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The Trump Foundation Admits to Using Money to Help Trump Himself

The Trump Foundation has admitted to violating a ban on self-dealing, which is a prohibition against using charitable funds to benefit the leaders of the organization (aka President-Elect Trump) or their family members.

In the Trump Foundation’s latest report to the IRS, the charity indicated that it transferred income or assets to someone it wasn’t allowed to, such as Trump or a person or an organization close to him, Politico reports. The foundation indicated that it engaged in self-dealing in previous years, too.

According to The Washington Post, these sort of violations can result in penalties, including the apt punishment that the charity leaders would have to pay back the money they used.

But the report doesn’t include any specifics on what self-dealing the foundation actually did, or whether they were required to pay any penalties.

In addition, the Post has reported that the New York attorney general’s office is investigating the Trump Foundation. Attorney General Eric Schneiderman said he is investigating “to make sure [the foundation is] complying with the laws governing charities in New York.”

The Post revealed several instances where Trump seemed to have used the Trump Foundation’s money to benefit himself—adding up to as much as $300,000. The foundation paid legal settlements for Trump’s companies, paid for art that the Trumps purchased at auctions, and took a donation that was allegedly payment for Trump to speak at a Ukrainian businessman’s conference in Sept. 2015—when he was already a presidential candidate.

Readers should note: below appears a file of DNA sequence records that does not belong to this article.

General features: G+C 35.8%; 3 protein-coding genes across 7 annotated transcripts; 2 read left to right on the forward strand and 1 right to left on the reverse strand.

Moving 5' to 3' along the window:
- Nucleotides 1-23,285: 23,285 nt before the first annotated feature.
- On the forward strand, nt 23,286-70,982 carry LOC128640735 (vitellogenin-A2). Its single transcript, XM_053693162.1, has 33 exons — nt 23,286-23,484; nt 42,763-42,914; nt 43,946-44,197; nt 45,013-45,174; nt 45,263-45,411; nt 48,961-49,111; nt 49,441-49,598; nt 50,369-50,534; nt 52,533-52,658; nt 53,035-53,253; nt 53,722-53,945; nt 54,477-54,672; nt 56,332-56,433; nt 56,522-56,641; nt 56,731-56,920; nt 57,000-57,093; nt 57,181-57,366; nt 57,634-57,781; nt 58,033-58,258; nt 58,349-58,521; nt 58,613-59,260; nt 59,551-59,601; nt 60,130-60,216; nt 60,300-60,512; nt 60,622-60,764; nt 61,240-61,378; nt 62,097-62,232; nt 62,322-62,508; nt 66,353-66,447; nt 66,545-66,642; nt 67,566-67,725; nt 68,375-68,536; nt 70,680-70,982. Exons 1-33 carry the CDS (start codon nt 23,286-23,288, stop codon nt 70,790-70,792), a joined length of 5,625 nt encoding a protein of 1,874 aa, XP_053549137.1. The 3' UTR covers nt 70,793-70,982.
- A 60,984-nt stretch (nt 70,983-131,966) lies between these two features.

Former head of the IRS nonprofit division, Marc S. Owens, said that this last gift was a rare contribution to the Trump Foundation from foreign donors. “The contribution points out a potential way for foreign donors to align themselves with [Trump],” Owens told the Post, meaning that foreign leaders can curry favor with our new president-elect by contributing to his businesses and “charity.”

So far, Trump hasn’t said anything about how he’ll run the foundation when he takes office, or how he plans to avoid conflicts of interest involving Trump Foundation donors.

Emily has also authored political articles for Restless Magazine and numerous inspirational and empowering pieces for Project Wednesday. When she isn't writing, she can be found flying off to her next adventure, attempting new recipes, listening to one of her infinite playlists on Spotify, or cuddling with her dogs. You can follow her on Instagram and Twitter @emilycveith.